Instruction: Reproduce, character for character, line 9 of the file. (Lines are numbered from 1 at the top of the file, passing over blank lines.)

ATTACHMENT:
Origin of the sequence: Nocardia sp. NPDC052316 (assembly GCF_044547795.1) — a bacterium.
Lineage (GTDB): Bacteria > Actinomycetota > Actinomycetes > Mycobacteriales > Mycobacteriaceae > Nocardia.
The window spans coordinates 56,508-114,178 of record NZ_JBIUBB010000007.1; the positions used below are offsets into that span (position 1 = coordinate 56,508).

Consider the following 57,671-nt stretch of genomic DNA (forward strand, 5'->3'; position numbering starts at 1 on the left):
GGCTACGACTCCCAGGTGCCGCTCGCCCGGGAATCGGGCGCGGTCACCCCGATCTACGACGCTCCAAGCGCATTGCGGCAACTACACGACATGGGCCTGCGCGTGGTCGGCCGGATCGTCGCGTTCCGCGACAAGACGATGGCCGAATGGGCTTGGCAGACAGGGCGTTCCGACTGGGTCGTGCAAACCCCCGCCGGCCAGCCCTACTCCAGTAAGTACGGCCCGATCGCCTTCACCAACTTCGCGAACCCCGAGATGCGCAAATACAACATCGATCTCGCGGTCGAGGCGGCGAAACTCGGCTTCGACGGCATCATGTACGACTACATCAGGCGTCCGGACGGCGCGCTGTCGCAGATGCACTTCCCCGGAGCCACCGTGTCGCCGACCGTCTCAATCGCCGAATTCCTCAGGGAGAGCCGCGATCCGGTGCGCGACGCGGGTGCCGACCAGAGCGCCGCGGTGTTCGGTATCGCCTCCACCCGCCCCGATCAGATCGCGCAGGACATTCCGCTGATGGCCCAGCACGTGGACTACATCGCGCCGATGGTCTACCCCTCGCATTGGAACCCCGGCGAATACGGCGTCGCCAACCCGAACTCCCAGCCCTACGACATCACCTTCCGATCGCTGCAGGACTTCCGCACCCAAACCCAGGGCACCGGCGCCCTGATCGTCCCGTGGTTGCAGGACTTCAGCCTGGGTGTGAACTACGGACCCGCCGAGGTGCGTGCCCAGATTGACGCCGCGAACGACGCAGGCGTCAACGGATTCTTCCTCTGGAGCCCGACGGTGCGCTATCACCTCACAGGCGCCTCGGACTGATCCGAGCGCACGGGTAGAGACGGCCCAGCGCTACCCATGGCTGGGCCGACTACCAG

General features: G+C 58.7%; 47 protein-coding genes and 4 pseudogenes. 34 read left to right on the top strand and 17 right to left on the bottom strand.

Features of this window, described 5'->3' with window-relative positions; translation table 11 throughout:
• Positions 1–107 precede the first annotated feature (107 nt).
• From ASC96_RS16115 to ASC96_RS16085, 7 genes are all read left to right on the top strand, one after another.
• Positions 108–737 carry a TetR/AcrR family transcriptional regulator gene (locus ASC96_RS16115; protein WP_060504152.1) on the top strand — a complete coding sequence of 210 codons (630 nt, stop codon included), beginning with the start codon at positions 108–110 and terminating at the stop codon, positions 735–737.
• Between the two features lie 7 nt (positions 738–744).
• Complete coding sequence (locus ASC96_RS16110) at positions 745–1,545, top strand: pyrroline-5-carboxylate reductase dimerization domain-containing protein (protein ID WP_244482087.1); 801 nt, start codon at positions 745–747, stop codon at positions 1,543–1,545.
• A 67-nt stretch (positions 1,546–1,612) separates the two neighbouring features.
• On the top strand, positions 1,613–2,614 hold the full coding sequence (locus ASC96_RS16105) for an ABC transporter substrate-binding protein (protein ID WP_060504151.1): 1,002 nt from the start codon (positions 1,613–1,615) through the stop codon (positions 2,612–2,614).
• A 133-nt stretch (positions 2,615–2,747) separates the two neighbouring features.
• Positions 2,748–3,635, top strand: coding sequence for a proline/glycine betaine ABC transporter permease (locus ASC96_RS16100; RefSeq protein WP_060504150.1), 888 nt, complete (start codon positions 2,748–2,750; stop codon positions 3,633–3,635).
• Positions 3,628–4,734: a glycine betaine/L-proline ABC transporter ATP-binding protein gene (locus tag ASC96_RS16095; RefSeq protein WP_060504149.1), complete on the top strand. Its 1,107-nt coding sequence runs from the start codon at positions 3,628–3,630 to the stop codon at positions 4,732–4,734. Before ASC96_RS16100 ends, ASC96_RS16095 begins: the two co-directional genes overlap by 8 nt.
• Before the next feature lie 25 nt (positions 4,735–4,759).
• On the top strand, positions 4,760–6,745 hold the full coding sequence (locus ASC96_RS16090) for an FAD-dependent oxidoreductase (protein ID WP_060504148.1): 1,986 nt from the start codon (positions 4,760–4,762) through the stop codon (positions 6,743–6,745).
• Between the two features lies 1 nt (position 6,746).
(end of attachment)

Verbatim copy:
• From ASC96_RS16115 to ASC96_RS16085, 7 genes are all read left to right on the top strand, one after another.